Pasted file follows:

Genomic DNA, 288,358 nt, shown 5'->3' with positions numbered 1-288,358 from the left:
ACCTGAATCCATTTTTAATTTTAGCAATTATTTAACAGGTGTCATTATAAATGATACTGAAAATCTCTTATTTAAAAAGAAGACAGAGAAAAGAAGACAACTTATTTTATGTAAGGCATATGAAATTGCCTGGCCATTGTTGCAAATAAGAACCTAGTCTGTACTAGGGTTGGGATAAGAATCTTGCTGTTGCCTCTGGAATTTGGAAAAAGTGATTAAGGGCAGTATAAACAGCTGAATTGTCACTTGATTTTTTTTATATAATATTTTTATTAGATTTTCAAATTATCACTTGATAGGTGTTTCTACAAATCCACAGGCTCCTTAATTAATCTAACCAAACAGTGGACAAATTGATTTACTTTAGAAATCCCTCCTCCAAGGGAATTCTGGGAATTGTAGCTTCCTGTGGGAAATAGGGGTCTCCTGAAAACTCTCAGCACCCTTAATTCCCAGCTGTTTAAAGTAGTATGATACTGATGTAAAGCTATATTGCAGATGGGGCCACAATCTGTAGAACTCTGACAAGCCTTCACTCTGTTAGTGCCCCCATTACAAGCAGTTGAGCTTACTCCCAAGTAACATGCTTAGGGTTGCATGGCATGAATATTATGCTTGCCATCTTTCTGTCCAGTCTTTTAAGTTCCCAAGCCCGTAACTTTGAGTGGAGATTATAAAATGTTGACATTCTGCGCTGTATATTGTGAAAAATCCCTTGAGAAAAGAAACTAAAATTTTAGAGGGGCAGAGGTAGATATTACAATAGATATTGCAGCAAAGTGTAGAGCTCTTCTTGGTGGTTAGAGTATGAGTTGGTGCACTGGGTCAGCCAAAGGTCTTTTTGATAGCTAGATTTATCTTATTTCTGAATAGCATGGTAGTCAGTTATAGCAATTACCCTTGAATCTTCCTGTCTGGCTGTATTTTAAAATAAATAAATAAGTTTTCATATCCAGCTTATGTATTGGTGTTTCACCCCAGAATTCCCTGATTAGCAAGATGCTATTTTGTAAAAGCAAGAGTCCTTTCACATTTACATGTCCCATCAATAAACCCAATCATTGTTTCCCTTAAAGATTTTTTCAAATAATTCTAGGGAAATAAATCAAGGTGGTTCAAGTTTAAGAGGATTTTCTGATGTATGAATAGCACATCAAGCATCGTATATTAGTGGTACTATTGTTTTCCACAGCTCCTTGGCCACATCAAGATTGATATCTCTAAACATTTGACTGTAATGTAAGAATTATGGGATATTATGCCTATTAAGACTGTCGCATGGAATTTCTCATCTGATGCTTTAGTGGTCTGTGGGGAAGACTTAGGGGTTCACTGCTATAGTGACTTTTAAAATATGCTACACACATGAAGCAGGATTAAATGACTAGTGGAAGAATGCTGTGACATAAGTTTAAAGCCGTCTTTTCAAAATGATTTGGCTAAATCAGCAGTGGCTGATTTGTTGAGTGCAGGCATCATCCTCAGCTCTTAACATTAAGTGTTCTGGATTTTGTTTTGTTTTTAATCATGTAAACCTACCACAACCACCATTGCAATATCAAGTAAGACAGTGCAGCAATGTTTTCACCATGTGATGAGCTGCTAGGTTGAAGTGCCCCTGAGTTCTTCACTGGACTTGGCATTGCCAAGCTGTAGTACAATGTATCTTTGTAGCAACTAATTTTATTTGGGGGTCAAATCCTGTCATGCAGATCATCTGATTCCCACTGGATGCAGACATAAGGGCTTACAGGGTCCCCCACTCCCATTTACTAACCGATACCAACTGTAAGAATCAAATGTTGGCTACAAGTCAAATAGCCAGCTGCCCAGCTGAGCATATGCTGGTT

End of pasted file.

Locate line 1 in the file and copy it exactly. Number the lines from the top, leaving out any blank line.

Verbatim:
Genomic DNA, 288,358 nt, shown 5'->3' with positions numbered 1-288,358 from the left: